There is no section containing species or other taxa of uncertain status or taxonomic position (incertae sedis). I have placed every taxon in the classification to the best of my ability. This includes cases in which, for example, the placement of a species in a genus appears to be wrong. In these cases, species are listed in the genus in which they were placed in the most recent taxonomic work in which they appear. I have refrained from taking action to correct these placements because that would oblige me to make taxonomic decisions that would not be possible without examining types. Also, a policy of listing some species as incertae sedis would have forced me to decide which species are incertae sedis and which are not. I may have been able to make that distinction in the families of Mesostigmata in which I have personal research experience, but I am certainly not able to do so in all mite groups. Wherever possible I have drawn attention to these cases in explanatory notes, in the hope that subsequent revisers of the genera concerned will take some decisive action to resolve the ambiguities.
The data for many families includes records of specimens identified only to the genus or family level. The purpose of those listings is draw attention to these records so that future authors can identify potential sources of specimens, and to (tentatively) record the occurrence of some genera and families in Australia that are not represented by identified species. These records are sometimes based on authoritative identifications by taxonomic specialists, sometimes not, and all are subject to review.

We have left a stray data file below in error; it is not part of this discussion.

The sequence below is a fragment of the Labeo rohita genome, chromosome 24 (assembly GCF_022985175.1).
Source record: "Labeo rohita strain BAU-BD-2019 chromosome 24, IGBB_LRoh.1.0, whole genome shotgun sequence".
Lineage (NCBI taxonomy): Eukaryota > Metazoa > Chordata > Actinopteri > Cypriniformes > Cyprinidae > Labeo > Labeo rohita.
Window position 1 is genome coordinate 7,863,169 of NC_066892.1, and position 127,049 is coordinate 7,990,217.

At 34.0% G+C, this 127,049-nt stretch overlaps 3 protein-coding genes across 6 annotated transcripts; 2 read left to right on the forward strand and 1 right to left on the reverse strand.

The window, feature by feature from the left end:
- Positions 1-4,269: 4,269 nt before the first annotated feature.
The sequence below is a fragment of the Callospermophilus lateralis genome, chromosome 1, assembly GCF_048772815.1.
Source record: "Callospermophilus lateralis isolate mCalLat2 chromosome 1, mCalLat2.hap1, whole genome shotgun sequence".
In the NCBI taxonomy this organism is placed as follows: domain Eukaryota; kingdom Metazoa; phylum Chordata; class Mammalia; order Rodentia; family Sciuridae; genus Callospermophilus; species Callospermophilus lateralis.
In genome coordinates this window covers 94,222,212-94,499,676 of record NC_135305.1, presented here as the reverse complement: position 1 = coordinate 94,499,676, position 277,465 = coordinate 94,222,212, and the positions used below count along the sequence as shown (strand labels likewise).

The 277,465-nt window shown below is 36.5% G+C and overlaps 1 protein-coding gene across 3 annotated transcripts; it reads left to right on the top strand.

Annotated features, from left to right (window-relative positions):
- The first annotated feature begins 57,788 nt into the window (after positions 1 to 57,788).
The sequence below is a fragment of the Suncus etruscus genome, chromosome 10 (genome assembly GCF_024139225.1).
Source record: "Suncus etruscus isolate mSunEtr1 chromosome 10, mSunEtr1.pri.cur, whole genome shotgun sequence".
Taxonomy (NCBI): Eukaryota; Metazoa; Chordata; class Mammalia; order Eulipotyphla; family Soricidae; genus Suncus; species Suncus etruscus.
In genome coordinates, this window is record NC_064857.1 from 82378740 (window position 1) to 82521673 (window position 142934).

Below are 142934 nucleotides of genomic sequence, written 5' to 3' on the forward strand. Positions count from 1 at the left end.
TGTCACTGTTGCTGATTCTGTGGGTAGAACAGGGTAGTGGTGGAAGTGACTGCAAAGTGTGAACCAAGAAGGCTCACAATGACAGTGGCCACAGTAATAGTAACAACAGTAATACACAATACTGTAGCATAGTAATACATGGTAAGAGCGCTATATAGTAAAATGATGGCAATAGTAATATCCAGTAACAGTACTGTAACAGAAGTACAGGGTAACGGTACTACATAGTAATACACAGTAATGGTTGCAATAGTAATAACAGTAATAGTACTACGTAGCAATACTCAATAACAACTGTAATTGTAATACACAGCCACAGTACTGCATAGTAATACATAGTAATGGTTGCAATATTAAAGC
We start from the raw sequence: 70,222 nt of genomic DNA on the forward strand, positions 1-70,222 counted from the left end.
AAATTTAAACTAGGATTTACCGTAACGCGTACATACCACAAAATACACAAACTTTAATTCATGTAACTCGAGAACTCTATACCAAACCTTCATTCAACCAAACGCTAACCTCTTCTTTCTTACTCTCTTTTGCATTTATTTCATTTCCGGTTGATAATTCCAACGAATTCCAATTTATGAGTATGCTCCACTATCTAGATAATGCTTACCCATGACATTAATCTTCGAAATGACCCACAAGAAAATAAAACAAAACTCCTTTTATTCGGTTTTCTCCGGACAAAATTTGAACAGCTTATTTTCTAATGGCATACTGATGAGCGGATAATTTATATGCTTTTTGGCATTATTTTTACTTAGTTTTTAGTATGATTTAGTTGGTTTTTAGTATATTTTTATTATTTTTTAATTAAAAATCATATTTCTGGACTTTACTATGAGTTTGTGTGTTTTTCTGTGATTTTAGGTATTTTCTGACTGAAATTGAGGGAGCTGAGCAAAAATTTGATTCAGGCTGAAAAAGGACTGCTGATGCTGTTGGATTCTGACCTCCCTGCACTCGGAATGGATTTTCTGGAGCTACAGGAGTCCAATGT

The geographical area covered in this checklist includes mainland Australia, Tasmania, and the in-shore continental islands inside the 200 m contour of ocean depth. The islands of Bass Strait are included, as are the islands of the Great Barrier Reef. The area covered also includes the Torres Strait Islands south of 10 degrees south latitude. This does not correspond to the political border of Australia, which approaches very close to the southern coast of Papua New Guinea. It excludes the islands of Boigu, Dauan and Saibai, which are politically part of Australia, but are only a few kilometres off the Papua New Guinea coast. This distinction is only important in the case of one species, Varroa jacobsoni, which occurs on Dauan and Saibai, but not on the Australian mainland or the islands south of 10 degrees south latitude. The offshore oceanic territories Cocos (Keeling) Islands, Christmas Island, Norfolk Island, Lord Howe Island, the sub-Antarctic islands, and the Australian Antarctic Territory are excluded, despite the fact that these are under the political administration of Australia. The term "Australia" has sometimes been used in the literature in a loose sense that roughly approximates to the Australian biogeographic realm. It sometimes includes New Caledonia, Papua New Guinea, Irian Jaya, New Zealand, and some of the other islands of the Pacific Ocean, all of which are excluded from the present survey.
The closing date for publications included in this list was 31 January 2012. Any list of taxa and literature on this scale must inevitably include errors and omissions. I would be grateful to colleagues who use this list, if they could bring these mistakes to my attention so I can correct them in a possible future edition.
Bartsch, I. 2009. Checklist of marine and freshwater halacarid mite genera and species (Halacaridae: Acari) with notes on synonyms, habitats, distribution and descriptions of the taxa. Zootaxa 1998: 1–170.
Lin, J. & Zhang, Z.-Q. 2002. Tarsonemidae of the World. Key to Genera, Geographical Distribution, Systematic Catalogue & Annotated Bibliography. London : Systematic & Applied Acarology Society pp. 440.
Subias, L.S February 2011. Listado sistemático, sinonímico y biogeográfico de los ácaros oribátidos (Acariformes: Oribatida) del mundo (excepto fósiles). Departamento de Zoología, Facultad de Biología, Universidad Complutense, Madrid, Spain. http://www.ucm.es/info/zoo/Artropodos/Catalogo.pdf [date of access 1 October 2011]
History of changes